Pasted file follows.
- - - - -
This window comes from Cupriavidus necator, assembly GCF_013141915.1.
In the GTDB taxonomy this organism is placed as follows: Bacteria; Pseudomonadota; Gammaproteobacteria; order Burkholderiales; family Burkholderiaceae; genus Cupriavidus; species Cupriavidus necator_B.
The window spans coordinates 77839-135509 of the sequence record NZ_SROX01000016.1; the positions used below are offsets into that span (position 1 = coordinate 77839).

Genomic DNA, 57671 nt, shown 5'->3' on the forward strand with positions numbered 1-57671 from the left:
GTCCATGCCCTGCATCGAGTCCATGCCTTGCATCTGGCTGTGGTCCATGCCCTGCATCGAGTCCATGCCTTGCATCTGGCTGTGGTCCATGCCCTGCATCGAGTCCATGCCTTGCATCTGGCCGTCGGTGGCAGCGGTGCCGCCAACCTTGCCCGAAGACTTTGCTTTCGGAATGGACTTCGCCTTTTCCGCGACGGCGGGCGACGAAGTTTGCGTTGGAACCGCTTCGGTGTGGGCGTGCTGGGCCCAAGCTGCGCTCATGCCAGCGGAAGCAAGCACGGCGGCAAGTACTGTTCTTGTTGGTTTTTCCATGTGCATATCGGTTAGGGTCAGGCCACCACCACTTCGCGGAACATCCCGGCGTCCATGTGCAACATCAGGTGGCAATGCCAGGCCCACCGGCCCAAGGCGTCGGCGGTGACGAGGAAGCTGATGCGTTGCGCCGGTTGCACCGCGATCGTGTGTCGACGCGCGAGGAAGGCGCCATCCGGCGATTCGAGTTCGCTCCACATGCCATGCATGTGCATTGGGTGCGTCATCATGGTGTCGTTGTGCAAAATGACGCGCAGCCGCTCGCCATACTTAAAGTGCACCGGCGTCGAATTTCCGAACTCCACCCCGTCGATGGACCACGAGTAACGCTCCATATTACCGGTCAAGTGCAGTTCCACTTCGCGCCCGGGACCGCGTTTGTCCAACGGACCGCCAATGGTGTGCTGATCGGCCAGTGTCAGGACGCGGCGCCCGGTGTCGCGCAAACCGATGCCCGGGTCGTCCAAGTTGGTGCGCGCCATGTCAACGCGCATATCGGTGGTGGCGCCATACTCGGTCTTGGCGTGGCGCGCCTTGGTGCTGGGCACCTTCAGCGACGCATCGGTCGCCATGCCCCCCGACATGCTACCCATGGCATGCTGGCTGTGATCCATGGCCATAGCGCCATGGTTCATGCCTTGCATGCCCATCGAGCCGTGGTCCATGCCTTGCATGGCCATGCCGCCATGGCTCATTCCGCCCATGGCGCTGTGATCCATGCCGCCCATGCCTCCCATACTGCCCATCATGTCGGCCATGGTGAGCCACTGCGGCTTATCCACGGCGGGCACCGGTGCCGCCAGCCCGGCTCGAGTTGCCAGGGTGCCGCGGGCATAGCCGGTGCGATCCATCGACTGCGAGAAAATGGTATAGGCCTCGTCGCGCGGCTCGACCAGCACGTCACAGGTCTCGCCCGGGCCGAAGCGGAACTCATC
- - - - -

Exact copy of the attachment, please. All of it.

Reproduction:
This window comes from Cupriavidus necator, assembly GCF_013141915.1.
In the GTDB taxonomy this organism is placed as follows: Bacteria; Pseudomonadota; Gammaproteobacteria; order Burkholderiales; family Burkholderiaceae; genus Cupriavidus; species Cupriavidus necator_B.
The window spans coordinates 77839-135509 of the sequence record NZ_SROX01000016.1; the positions used below are offsets into that span (position 1 = coordinate 77839).

Genomic DNA, 57671 nt, shown 5'->3' on the forward strand with positions numbered 1-57671 from the left:
GTCCATGCCCTGCATCGAGTCCATGCCTTGCATCTGGCTGTGGTCCATGCCCTGCATCGAGTCCATGCCTTGCATCTGGCTGTGGTCCATGCCCTGCATCGAGTCCATGCCTTGCATCTGGCCGTCGGTGGCAGCGGTGCCGCCAACCTTGCCCGAAGACTTTGCTTTCGGAATGGACTTCGCCTTTTCCGCGACGGCGGGCGACGAAGTTTGCGTTGGAACCGCTTCGGTGTGGGCGTGCTGGGCCCAAGCTGCGCTCATGCCAGCGGAAGCAAGCACGGCGGCAAGTACTGTTCTTGTTGGTTTTTCCATGTGCATATCGGTTAGGGTCAGGCCACCACCACTTCGCGGAACATCCCGGCGTCCATGTGCAACATCAGGTGGCAATGCCAGGCCCACCGGCCCAAGGCGTCGGCGGTGACGAGGAAGCTGATGCGTTGCGCCGGTTGCACCGCGATCGTGTGTCGACGCGCGAGGAAGGCGCCATCCGGCGATTCGAGTTCGCTCCACATGCCATGCATGTGCATTGGGTGCGTCATCATGGTGTCGTTGTGCAAAATGACGCGCAGCCGCTCGCCATACTTAAAGTGCACCGGCGTCGAATTTCCGAACTCCACCCCGTCGATGGACCACGAGTAACGCTCCATATTACCGGTCAAGTGCAGTTCCACTTCGCGCCCGGGACCGCGTTTGTCCAACGGACCGCCAATGGTGTGCTGATCGGCCAGTGTCAGGACGCGGCGCCCGGTGTCGCGCAAACCGATGCCCGGGTCGTCCAAGTTGGTGCGCGCCATGTCAACGCGCATATCGGTGGTGGCGCCATACTCGGTCTTGGCGTGGCGCGCCTTGGTGCTGGGCACCTTCAGCGACGCATCGGTCGCCATGCCCCCCGACATGCTACCCATGGCATGCTGGCTGTGATCCATGGCCATAGCGCCATGGTTCATGCCTTGCATGCCCATCGAGCCGTGGTCCATGCCTTGCATGGCCATGCCGCCATGGCTCATTCCGCCCATGGCGCTGTGATCCATGCCGCCCATGCCTCCCATACTGCCCATCATGTCGGCCATGGTGAGCCACTGCGGCTTATCCACGGCGGGCACCGGTGCCGCCAGCCCGGCTCGAGTTGCCAGGGTGCCGCGGGCATAGCCGGTGCGATCCATCGACTGCGAGAAAATGGTATAGGCCTCGTCGCGCGGCTCGACCAGCACGTCACAGGTCTCGCCCGGGCCGAAGCGGAACTCATC